When someone with a firm understanding of the elementary operations nevertheless remains ignorant of a complex logical or mathematical truth, precisely what kind of information are they missing? I identify a new category of truths, “catenary truths”, that accounts for a great deal of such non-omniscience. Most epistemologies of the a priori don’t extend to catenary knowledge, so I offer a novel proposal for how we acquire catenary information. The proposal answers Benacerraf-inspired worries about access to abstracta by suggesting that processes of reasoning instantiate catenary truths. The proposal also sheds new light on whether logic is ampliative, how a calculation is like an experiment, higher-order doubts about deductive reasoning, the inconceivability of logically impossible worlds, and commonalities between mathematical and moral intuition.

Friday, December 6

Learning 'If'

Calum McNamara (Yale/Indiana)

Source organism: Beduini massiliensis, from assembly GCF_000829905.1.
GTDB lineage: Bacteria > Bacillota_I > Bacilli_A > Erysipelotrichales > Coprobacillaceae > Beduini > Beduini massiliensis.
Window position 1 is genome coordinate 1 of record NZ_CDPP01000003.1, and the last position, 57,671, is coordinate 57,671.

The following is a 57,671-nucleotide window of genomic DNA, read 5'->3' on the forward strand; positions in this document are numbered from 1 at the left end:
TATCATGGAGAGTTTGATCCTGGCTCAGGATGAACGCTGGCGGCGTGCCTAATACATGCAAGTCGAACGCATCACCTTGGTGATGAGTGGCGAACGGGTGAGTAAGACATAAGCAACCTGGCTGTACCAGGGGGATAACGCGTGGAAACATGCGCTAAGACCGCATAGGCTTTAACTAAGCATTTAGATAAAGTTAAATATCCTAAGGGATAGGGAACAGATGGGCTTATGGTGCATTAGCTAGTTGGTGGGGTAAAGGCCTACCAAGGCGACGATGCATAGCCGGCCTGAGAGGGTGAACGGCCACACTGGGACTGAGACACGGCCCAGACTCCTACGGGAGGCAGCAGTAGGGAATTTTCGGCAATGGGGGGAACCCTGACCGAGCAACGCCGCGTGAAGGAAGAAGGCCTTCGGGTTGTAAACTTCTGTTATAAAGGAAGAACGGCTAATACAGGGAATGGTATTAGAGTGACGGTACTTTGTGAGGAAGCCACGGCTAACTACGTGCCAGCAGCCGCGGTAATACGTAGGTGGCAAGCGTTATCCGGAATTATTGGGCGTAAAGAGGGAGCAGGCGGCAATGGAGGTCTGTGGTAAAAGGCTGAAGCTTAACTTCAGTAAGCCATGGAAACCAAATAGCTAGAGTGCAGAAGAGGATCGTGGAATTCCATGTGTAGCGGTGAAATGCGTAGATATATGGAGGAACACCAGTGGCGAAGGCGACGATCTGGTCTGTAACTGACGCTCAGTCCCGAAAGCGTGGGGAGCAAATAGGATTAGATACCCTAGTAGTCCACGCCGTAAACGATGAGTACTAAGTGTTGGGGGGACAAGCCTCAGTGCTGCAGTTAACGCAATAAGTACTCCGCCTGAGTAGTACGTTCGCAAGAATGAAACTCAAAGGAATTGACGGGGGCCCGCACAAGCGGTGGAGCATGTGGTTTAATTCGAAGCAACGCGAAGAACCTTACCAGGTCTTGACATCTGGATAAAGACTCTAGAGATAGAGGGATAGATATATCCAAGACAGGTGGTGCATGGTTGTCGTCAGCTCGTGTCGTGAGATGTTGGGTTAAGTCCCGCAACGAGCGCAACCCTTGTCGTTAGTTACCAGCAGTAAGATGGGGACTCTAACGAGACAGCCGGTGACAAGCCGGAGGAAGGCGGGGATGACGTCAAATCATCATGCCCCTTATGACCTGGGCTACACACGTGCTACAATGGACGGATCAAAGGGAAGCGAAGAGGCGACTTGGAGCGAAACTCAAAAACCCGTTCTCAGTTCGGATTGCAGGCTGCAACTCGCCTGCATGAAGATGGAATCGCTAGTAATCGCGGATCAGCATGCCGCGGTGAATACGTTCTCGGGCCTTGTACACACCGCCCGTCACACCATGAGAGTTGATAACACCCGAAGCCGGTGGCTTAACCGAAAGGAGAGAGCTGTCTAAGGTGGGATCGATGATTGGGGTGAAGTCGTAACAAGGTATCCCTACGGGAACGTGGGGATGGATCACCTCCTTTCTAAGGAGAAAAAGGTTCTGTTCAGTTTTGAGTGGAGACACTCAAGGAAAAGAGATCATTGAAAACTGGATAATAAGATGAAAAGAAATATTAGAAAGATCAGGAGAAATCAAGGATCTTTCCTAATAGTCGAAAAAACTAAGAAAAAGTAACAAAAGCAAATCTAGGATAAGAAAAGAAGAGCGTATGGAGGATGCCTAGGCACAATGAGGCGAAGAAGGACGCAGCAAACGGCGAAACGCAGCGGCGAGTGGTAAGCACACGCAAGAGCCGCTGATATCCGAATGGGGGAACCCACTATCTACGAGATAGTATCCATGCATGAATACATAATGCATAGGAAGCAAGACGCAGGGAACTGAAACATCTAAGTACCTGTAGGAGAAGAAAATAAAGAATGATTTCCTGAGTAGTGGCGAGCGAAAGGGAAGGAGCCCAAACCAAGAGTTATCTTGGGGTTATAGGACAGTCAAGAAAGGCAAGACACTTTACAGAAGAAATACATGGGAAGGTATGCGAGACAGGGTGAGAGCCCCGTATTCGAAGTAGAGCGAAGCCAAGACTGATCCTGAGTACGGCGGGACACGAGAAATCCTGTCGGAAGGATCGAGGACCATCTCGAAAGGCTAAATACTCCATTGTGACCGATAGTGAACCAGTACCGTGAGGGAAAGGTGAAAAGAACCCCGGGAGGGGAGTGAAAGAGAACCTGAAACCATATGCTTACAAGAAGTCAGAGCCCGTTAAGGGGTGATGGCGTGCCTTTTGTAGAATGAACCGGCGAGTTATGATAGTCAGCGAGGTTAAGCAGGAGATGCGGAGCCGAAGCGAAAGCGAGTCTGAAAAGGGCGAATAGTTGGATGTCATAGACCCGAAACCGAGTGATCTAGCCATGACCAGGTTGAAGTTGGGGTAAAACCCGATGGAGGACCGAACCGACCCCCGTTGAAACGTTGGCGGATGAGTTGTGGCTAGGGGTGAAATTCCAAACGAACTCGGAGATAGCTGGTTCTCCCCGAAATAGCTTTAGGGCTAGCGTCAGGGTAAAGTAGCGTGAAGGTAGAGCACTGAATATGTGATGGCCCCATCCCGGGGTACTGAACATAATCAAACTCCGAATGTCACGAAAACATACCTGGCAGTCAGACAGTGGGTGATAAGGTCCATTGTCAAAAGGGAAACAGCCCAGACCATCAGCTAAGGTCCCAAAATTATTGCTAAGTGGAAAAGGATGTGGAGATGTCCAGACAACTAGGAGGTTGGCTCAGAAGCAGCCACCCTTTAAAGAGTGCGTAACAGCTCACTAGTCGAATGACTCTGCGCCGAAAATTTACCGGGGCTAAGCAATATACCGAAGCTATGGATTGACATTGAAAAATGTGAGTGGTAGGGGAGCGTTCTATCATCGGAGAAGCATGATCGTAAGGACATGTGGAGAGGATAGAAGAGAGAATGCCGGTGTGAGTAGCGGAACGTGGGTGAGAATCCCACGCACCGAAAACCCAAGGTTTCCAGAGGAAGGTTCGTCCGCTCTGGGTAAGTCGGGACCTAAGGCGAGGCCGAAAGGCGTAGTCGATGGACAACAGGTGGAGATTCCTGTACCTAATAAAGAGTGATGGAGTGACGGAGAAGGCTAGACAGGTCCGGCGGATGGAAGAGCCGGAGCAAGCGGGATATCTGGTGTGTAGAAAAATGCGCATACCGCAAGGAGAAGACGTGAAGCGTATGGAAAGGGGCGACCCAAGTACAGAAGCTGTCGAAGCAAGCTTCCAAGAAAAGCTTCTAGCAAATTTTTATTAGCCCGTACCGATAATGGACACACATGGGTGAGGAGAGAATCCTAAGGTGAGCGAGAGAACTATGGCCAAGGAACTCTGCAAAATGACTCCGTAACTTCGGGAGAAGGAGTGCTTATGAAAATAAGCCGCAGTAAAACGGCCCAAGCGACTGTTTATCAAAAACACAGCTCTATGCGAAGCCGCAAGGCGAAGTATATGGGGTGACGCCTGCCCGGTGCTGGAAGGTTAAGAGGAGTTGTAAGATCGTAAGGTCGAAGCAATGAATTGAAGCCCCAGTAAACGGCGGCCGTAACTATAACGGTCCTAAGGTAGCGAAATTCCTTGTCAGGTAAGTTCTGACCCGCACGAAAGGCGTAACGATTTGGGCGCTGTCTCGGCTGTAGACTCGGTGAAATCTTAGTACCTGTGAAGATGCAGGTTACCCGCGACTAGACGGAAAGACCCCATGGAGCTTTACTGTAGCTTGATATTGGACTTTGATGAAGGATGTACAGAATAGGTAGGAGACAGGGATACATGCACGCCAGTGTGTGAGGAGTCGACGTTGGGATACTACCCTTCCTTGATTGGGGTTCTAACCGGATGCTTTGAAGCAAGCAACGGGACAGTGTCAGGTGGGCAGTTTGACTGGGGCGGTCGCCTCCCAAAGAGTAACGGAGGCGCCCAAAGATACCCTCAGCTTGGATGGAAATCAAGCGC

A prominent challenge for Bayesians is to say how your credences should change when you learn a indicative conditional. A number of cases in the literature seem to show that the standard Bayesian update rules, conditionalization and Jeffrey conditionalization, give implausible results when you learn conditionals of this kind. The most famous of these cases is Bas van Fraassen’s Judy Benjamin problem. There, it’s claimed that if, after learning an indicative conditional, your credences satisfy some intuitive desiderata, then you can’t be updating in accordance with standard Bayesianism. In response to this case, some authors have argued against van Fraassen’s desiderata, while others have proposed new updating rules, intended to supplement standard Bayesianism. In this paper, I offer a different kind of response. I first draw a connection between the Judy Benjamin problem, on the one hand, and the thesis known as Stalnaker’s thesis, on the other. Stalnaker’s thesis—which relates your credences in indicative conditionals to your conditional credences—was for a long time thought to be untenable, owing to the famous triviality results of David Lewis and others. However, recent work has shown that, given a particular semantics for indicative conditionals—a sequence semantics which, ironically, was first developed by van Fraassen himself—Stalnaker’s thesis is tenable after all. Here, I adopt the same semantics in order to rebut van Fraassen’s observations in Judy Benjamin. I first show that, given this semantics, the standard Bayesian update rules can satisfy all of the intuitive desiderata in that case, contrary to what van Fraassen claimed. I then show that alternatives to the Bayesian update rules, intended to handle cases like Judy Benjamin, actually turn out to be equivalent to those rules, according to this semantics—at least in many contexts. Thus, what we end up with is a nice, unified account of rational learning—one which fits well with recent work on the semantics of conditionals, and on Stalnaker’s thesis more specifically.